Trinity College (rear facade)
Trinity College (river facade)

King Henry VIII founded Trinity College in 1546 by joining together two existing colleges, King's Hall and Michaelhouse. Of the two, Michaelhouse was the older college, established in 1324 by Hervey de Stanton, Chancellor of the Exchequer under Edward II. The buildings originally held by Michaelhouse now form the south part of Trinity's Great Range.

King's Hall, not to be confused with King's College, was founded in 1337, and its buildings now form the northern part of the Great Range at Trinity.

Henry VIII made sure that Trinity College was well endowed, with gifts of land and former monastic estates. Trinity became one of the richest and most prestigious of the Cambridge colleges, drawing to it the sons of many leading families of the realm.

The chapel interior
The chapel interior

Under Thomas Nevile, Master from 1593 to 1615, Trinity was expanded and its buildings unified to form the core of what we can see today. Nevile even paid for the building of Nevile Court out of his own pocket.

But it is Great Court that draws the immediate attention of visitors. It is the largest and most impressive court of any at Cambridge (and larger than any Oxford Quad, too).

Nevile was the mastermind of Great Court; he demolished the old hall and erected the present building, notable for its lantern and wonderful hammerbeam roof. Nevile even had the clock tower dismantled and moved, brick by brick, to its present position by the chapel.

The hall
The hall

The Great Court is entered through an imposing brick gateway dating from 1535. Above the entry is an imposing statue of Henry VIII, regally holding a chair leg! It seems that students kept removing the original sceptre held by the statue, so college porters designed this unusual replacement.

Lord Byron, when he attended Trinity, was known to keep a bear in his rooms. He would occasionally lead the bear around the college on a chain.

Outside the imposing entrance gatehouse is an apple tree, said to have been grown from a cutting from the tree that dropped an apple on Isaac Newton's head, prompting him to evolve his theory of gravity. Is the story true? There's no way of knowing for certain, but the college keeps the tree safe behind a chain barrier, just to be on the safe side.

The Wren Library
The Wren Library

The Library at Trinity College, which faces into Nevile's Court, was built to a design by Christopher Wren and finished in 1695. Wren designed not only the overall structure but even took a hand in the furniture! He brought in Grinling Gibbons to carve the limewood decorative elements as well as the royal coat of arms at each end of the building. Busts of notable Trinity members dot the interior, including a full-length marble statue of Lord Byron originally intended for Westminster Abbey.

Library Exhibits
There are 6 exhibition cases in the Library, with rotating displays from the Library's collection of books and manuscripts. Almost always displayed is the Library's prized possession, an 8th-century copy of Epistles of St Paul, as well as an autographed version of Milton's poems, A.A. Milne's Winnie-the-Pooh, and Newton's annotated Principia.

Opening Details for the Wren Library
Entry to the Wren Library is free, but a charge applies to enter the college. If you want to visit just the library, enter by Queen's Road or Garret Hostel Lane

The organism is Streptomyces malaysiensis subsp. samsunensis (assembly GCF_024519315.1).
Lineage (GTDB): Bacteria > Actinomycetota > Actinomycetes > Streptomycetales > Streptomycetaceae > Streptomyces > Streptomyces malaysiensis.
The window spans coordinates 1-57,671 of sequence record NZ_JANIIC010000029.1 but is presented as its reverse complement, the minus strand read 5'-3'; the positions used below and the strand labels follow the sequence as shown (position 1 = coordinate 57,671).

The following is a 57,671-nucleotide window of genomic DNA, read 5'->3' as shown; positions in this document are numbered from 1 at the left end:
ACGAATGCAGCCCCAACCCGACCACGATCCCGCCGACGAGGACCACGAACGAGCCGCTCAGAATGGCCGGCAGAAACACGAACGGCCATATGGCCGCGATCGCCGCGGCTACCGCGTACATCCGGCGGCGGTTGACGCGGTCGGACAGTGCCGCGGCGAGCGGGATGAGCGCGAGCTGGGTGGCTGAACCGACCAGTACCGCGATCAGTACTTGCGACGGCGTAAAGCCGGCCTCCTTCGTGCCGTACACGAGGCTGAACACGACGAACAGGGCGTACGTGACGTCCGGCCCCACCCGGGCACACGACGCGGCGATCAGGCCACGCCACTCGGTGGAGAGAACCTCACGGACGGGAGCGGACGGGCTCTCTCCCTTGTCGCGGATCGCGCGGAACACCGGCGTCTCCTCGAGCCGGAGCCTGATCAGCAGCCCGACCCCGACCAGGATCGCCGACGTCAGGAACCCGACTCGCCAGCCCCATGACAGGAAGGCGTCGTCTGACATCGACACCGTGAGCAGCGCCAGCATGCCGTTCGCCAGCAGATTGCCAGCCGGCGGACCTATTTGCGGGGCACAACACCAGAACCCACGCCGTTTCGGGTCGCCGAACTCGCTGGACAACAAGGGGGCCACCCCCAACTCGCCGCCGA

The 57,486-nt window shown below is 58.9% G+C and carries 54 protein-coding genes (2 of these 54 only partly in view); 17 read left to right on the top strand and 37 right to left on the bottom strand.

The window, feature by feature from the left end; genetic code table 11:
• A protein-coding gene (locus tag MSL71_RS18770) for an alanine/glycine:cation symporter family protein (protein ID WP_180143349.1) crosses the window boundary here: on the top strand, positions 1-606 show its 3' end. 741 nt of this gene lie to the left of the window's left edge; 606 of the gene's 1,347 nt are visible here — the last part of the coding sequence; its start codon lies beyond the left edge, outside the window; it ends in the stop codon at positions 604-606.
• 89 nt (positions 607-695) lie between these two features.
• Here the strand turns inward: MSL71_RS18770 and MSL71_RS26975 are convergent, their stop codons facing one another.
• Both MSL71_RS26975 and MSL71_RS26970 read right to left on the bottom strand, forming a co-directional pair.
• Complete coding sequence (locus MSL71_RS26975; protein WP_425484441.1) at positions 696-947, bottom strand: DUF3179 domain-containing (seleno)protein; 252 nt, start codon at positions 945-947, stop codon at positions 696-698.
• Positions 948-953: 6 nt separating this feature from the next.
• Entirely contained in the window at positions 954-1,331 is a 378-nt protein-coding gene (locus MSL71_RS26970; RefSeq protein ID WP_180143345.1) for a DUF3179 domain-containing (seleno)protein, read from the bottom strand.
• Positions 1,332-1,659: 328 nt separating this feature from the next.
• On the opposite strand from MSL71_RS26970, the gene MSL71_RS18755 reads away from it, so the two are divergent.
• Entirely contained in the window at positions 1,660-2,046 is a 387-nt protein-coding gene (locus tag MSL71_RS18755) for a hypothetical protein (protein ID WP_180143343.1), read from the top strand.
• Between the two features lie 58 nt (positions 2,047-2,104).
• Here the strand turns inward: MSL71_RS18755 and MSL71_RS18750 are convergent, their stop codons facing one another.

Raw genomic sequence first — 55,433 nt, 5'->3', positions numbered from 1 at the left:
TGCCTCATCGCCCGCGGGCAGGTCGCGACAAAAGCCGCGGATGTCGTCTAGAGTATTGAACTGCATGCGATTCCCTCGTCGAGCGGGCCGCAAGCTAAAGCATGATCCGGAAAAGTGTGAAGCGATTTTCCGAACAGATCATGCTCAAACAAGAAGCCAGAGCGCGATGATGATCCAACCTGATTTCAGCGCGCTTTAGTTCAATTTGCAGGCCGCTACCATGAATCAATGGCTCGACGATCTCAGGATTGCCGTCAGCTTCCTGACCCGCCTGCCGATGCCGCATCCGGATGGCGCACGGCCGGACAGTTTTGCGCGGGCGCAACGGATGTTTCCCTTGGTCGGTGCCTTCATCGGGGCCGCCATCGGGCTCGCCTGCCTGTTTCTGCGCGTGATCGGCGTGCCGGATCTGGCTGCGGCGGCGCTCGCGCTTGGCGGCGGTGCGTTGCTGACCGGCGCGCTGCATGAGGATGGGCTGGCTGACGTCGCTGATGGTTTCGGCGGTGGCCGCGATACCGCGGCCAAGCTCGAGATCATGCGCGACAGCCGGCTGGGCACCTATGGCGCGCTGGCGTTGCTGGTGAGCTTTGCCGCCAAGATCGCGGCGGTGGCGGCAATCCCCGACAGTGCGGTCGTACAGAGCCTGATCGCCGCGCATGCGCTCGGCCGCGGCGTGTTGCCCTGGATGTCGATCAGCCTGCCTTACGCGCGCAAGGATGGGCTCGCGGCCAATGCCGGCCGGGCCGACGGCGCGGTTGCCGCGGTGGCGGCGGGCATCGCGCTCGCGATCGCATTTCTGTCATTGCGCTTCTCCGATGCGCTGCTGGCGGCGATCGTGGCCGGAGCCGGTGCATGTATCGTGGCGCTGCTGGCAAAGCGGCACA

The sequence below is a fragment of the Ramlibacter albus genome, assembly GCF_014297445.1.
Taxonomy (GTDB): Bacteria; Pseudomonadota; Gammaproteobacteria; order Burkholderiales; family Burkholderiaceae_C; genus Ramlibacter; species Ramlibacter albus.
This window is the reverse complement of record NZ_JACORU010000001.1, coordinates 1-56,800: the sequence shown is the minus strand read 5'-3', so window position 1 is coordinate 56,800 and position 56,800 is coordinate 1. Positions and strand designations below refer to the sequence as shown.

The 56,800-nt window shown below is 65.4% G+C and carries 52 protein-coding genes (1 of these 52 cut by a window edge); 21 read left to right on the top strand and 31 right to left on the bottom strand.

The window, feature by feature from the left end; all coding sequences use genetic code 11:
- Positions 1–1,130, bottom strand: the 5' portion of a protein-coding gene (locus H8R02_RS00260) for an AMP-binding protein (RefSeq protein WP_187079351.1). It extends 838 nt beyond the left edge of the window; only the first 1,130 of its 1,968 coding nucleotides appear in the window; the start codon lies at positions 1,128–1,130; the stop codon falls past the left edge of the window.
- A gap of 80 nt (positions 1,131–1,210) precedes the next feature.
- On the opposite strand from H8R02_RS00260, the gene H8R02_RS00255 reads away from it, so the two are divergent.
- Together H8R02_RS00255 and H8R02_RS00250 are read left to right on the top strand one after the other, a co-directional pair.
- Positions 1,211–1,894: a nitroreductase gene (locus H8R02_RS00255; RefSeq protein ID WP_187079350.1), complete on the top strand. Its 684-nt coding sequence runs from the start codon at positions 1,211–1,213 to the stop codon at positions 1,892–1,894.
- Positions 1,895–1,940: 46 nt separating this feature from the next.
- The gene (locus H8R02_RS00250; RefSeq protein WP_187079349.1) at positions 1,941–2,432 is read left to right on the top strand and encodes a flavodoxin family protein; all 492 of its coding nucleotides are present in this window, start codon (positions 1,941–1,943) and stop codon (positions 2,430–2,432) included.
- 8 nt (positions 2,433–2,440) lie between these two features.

Isaac Newton's apple tree
Isaac Newton's apple tree

Isaac Newton
John Dryden
Thomas Macaulay
Lord Byron
William Thackeray
Alfred, Lord Tennyson
Bertrand Russell
A.E. Housman

Visiting Trinity College

The main college entrance is on Trinity Street, immediately south of St John's College. Opening times vary, and there is a much greater chance of the college being open out of term times.

Even if there is no direct access to the college interior and chapel you can usually explore the river frontage easily. From the gateway on Trinity Street walk a few steps south to Trinity Lane, a narrow byway that leads to Garret Hostel Lane.

The Trinity Lane entrance gate
The Trinity Lane entrance gate

Follow the lane as it skirts the wall of New Court. Before you reach Garret Hostel Bridge there is a gateway on the right that gives access to a boating yard, and also to Brewhouse Lawn and Scholars' Lawn, wide green spaces that lead from Trinity College's imposing rear facade down to the River Cam.

You can also cross the footbridge to the even larger green spaces of South Paddock and North Paddock, where you can walk along the riverbank and enjoy superb views of the college and its neighbours.

About Trinity College
Address: Trinity Street, Cambridge, Cambridgeshire, England, CB2 1TQ
Attraction Type: Historic Building
Website: Trinity College
Location map
OS: TL448 587
Photo Credit: David Ross and Britain Express


HeritageWe've 'tagged' this attraction information to help you find related historic attractions and learn more about major time periods mentioned.

Find other attractions tagged with:

Henry VIII (Person) -


Heritage Rated from 1- 5 (low to exceptional) on historic interest

Round Church, Cambridge - 0.1 miles (Historic Church) Heritage Rating

Gonville and Caius College - 0.1 miles (Historic Building) Heritage Rating

Trinity Hall - 0.1 miles (Historic Building) Heritage Rating

St Johns College - 0.1 miles (Historic Building) Heritage Rating

Sidney Sussex College - 0.2 miles (Historic Building) Heritage Rating

Cambridge, Great St Mary's Church - 0.2 miles (Historic Church) Heritage Rating

Cambridge Arts Theatre - 0.2 miles (Theatre) Heritage Rating

Christ's College, University of Cambridge - 0.2 miles (Historic Building) Heritage Rating

Nearest Holiday Cottages to Trinity College:

  More self catering near Trinity College

Show self catering cottages near Trinity College